Looking back at 2019: women’s hammer throw world rankings

Yesterday we released our men’s world rankings. Today it’s time for our women’s rankings. For the first time since 2012, Anita Wlodarczyk is not the top ranked athlete. It was a changing of the guard this year and our complete women’s hammer throw rankings are below.

Just one disclaimer before we begin: the rankings are a subjective evaluation of who had the best season in 2018. In coming to the final rankings I look at following factors, listed in their order of importance: performance at major championships and competitions, head-to-head performances against competitors, consistency; and season’s best. In short, performing when it counts is the best judge that you are better than another thrower.

1. DeAnna Price (USA)
Season Best: 78.24m (1st), World Athletics Ranking: 1
2019 Highlights: World Champion, US Champion, IAAF Hammer Challenge Champion, NACAC Record
2018 Rank: 2 (+1)

It would be easy to say that Price was ranked first since Wlodarczyk had injury issues. But it is not that straightforward. In reality, DeAnna Price knocked Wlodarczyk off of her throne this year and earned the rank on her own. She beat Wlodarczyk in their only head-t0-head meeting this year and threw nearly as far as Wlodarczyk did last year to
rank first. As Wlodarczyk is getting older, it is not a safe bet to say that a healthy recovery will be enough for her to beat Price next year. Historically American women have fallen off their form at major championships, but Price’s win shows what is possible. It marks the first ever World Championship throwing gold for an American woman, and the first global hammer throw gold by any American since 1956.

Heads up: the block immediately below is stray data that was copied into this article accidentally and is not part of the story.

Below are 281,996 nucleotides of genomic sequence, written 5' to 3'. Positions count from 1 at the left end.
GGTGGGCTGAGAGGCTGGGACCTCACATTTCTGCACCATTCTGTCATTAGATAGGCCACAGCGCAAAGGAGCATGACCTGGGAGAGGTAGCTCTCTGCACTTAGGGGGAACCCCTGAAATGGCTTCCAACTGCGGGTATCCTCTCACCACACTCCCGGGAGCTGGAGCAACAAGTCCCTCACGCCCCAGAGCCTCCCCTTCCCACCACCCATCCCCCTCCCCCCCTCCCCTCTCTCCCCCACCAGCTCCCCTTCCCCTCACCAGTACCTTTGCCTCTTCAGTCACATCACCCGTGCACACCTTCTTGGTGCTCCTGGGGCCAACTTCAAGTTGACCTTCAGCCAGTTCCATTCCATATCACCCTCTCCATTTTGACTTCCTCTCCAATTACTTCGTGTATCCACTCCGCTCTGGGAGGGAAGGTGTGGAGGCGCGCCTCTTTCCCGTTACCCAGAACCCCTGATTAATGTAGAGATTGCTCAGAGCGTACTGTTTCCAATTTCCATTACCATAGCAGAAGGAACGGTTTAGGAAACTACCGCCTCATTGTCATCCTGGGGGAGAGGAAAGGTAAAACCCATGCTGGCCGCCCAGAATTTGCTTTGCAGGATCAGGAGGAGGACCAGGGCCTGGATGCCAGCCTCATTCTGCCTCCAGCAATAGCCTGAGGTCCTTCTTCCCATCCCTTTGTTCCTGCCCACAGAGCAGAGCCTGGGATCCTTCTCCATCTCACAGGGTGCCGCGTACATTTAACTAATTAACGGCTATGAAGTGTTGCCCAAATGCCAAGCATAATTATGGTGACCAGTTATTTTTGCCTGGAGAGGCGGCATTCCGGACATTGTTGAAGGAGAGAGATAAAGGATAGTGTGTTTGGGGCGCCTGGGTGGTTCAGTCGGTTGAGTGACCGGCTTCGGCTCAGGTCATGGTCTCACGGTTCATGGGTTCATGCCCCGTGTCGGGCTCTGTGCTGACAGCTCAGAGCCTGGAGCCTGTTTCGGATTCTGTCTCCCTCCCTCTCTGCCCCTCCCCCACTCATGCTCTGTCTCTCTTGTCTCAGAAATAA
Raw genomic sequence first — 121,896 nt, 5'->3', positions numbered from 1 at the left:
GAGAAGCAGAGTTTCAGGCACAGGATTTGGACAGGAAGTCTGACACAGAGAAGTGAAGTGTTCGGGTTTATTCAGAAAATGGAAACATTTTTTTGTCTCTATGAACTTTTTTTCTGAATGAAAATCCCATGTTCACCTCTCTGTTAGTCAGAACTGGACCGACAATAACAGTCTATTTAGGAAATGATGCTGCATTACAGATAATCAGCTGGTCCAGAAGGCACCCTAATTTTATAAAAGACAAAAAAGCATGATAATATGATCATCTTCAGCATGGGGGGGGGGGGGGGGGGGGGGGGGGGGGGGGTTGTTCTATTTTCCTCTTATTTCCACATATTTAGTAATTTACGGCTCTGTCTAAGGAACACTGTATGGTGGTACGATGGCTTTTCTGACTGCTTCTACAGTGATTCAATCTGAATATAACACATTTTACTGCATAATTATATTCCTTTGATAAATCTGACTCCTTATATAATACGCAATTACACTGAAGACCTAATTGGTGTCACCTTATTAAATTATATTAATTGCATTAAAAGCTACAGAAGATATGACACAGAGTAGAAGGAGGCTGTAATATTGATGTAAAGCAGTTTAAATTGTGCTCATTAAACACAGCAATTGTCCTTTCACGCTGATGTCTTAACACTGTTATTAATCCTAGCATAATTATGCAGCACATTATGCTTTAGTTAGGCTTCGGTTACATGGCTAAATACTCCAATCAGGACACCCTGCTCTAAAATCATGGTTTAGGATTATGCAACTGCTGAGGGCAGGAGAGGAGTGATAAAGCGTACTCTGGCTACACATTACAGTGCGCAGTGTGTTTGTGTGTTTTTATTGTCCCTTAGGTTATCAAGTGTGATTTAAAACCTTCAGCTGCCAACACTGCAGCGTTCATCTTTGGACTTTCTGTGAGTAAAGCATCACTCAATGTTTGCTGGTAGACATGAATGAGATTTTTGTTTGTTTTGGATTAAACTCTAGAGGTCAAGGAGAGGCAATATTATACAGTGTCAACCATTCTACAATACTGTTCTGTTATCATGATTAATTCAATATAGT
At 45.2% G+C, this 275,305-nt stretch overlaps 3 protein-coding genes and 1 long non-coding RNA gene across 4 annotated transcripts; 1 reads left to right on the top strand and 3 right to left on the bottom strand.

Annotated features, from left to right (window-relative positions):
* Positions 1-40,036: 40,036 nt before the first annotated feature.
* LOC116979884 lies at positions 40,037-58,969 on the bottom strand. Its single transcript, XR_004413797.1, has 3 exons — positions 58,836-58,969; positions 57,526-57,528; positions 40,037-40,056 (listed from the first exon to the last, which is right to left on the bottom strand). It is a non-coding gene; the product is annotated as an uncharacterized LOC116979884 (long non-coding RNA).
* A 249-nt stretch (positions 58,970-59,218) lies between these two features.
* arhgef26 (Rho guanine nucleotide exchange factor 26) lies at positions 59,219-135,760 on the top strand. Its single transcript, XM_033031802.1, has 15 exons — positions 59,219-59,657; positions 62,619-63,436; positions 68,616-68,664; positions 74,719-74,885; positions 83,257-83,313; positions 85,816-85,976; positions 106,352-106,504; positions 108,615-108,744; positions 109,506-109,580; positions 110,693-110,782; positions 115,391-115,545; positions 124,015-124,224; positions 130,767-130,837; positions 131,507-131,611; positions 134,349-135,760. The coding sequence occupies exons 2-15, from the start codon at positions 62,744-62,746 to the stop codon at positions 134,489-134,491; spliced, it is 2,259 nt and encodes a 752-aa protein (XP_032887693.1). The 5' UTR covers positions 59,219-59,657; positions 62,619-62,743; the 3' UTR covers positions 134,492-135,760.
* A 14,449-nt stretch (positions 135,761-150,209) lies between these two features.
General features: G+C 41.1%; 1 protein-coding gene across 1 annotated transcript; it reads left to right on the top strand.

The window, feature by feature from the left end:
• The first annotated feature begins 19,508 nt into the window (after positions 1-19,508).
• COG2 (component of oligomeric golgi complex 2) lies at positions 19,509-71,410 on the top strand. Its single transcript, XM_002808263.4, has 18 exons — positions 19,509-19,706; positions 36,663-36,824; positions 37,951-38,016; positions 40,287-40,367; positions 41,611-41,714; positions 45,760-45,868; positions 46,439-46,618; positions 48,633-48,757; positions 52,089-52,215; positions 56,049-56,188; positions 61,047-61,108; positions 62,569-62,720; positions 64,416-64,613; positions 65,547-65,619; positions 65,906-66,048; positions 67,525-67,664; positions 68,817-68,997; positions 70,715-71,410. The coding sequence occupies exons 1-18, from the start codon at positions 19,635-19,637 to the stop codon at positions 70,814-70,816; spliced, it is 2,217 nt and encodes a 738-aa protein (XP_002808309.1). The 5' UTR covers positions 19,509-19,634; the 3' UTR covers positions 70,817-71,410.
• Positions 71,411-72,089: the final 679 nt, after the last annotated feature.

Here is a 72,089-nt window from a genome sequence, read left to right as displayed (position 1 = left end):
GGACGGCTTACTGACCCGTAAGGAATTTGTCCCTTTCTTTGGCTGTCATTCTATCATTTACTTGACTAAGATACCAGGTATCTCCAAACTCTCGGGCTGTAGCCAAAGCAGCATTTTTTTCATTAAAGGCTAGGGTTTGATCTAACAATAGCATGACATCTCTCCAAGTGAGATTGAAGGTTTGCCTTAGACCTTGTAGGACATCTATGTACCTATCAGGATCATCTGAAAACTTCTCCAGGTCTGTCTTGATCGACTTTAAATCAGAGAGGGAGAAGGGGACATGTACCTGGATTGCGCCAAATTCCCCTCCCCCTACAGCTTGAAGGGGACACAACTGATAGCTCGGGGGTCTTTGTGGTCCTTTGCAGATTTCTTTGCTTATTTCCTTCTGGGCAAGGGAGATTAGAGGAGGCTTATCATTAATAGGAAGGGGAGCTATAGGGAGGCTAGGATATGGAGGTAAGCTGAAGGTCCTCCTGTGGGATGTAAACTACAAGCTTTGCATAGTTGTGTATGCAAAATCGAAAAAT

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2. Zheng Wang (CHN)
Season Best: 76.26m (5th), World Athletics Ranking: 2
2019 Highlights: 3rd Place World Championships, 2nd Place IAAF Hammer Challenge, World Military Games Champion
2018 Rank: 9 (+7)

Zheng was the only athlete to have a winning record against Price this year. They faced off three times, with Wang winning twice. She also won three Hammer Challenge competitions. But she finished three meters behind Price in Doha, which solidified Price’s position in first.

3. Gwen Berry (USA)
Season Best: 76.46m (3rd), World Athletics Rankings: 6
2019 Highlights: Pan American Games Champion, World Championship finalist, 5th Place IAAF Hammer Challenge
2018 Rank: 4 (+1)

Berry tends to go big or go home. After a coaching change last year, she showed a new level of consistency in 2019. She claimed a win at the Pan American Games, a season’s best at the US championships, and even qualified for the finals in Doha. But three fouls in the finals meant that was the end of her journey for the year. Compared to her closest competitors she fared well: 4 wins in 5 competitions agains Fiodorow, 2 of 3 against Tavernier, and she was one of just two athletes to hand Price a loss this year.

4. Joanna Fiodorow (POL)
Season Best: 76.35m (4th), World Athletics Ranking: 3
2019 Highlights: 2nd Place World Championships, 3rd Place IAAF Hammer Challenge, 1st Place Europe vs. USA, 2nd Place European Team Championships
2018 Rank: 73 (-1)